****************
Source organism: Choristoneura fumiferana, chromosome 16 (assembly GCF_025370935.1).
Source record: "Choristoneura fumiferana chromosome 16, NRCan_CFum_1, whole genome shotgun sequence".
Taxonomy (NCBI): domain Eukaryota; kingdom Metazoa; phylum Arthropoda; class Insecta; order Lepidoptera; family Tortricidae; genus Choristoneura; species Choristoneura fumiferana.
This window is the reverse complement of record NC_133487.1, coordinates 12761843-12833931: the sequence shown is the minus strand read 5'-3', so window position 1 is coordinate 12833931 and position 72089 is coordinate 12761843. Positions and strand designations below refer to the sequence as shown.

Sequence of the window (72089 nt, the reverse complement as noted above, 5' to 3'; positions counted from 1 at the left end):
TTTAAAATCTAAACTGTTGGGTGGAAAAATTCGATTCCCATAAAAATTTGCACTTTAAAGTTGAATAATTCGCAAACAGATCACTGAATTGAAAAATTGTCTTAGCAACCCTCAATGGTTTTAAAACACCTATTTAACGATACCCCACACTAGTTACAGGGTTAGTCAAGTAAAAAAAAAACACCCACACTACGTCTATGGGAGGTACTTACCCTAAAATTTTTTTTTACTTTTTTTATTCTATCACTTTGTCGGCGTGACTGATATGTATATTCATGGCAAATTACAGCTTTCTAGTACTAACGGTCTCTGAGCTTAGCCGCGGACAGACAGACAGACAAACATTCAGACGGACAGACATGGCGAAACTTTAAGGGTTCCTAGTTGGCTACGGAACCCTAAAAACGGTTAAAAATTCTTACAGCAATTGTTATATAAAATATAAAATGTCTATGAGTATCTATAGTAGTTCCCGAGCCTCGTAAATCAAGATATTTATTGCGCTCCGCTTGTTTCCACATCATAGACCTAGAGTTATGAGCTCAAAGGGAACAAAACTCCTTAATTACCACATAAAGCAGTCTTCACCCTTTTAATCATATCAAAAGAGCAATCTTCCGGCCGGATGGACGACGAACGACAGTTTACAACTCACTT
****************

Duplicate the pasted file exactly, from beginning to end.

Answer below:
Source organism: Choristoneura fumiferana, chromosome 16 (assembly GCF_025370935.1).
Source record: "Choristoneura fumiferana chromosome 16, NRCan_CFum_1, whole genome shotgun sequence".
Taxonomy (NCBI): domain Eukaryota; kingdom Metazoa; phylum Arthropoda; class Insecta; order Lepidoptera; family Tortricidae; genus Choristoneura; species Choristoneura fumiferana.
This window is the reverse complement of record NC_133487.1, coordinates 12761843-12833931: the sequence shown is the minus strand read 5'-3', so window position 1 is coordinate 12833931 and position 72089 is coordinate 12761843. Positions and strand designations below refer to the sequence as shown.

Sequence of the window (72089 nt, the reverse complement as noted above, 5' to 3'; positions counted from 1 at the left end):
TTTAAAATCTAAACTGTTGGGTGGAAAAATTCGATTCCCATAAAAATTTGCACTTTAAAGTTGAATAATTCGCAAACAGATCACTGAATTGAAAAATTGTCTTAGCAACCCTCAATGGTTTTAAAACACCTATTTAACGATACCCCACACTAGTTACAGGGTTAGTCAAGTAAAAAAAAAACACCCACACTACGTCTATGGGAGGTACTTACCCTAAAATTTTTTTTTACTTTTTTTATTCTATCACTTTGTCGGCGTGACTGATATGTATATTCATGGCAAATTACAGCTTTCTAGTACTAACGGTCTCTGAGCTTAGCCGCGGACAGACAGACAGACAAACATTCAGACGGACAGACATGGCGAAACTTTAAGGGTTCCTAGTTGGCTACGGAACCCTAAAAACGGTTAAAAATTCTTACAGCAATTGTTATATAAAATATAAAATGTCTATGAGTATCTATAGTAGTTCCCGAGCCTCGTAAATCAAGATATTTATTGCGCTCCGCTTGTTTCCACATCATAGACCTAGAGTTATGAGCTCAAAGGGAACAAAACTCCTTAATTACCACATAAAGCAGTCTTCACCCTTTTAATCATATCAAAAGAGCAATCTTCCGGCCGGATGGACGACGAACGACAGTTTACAACTCACTT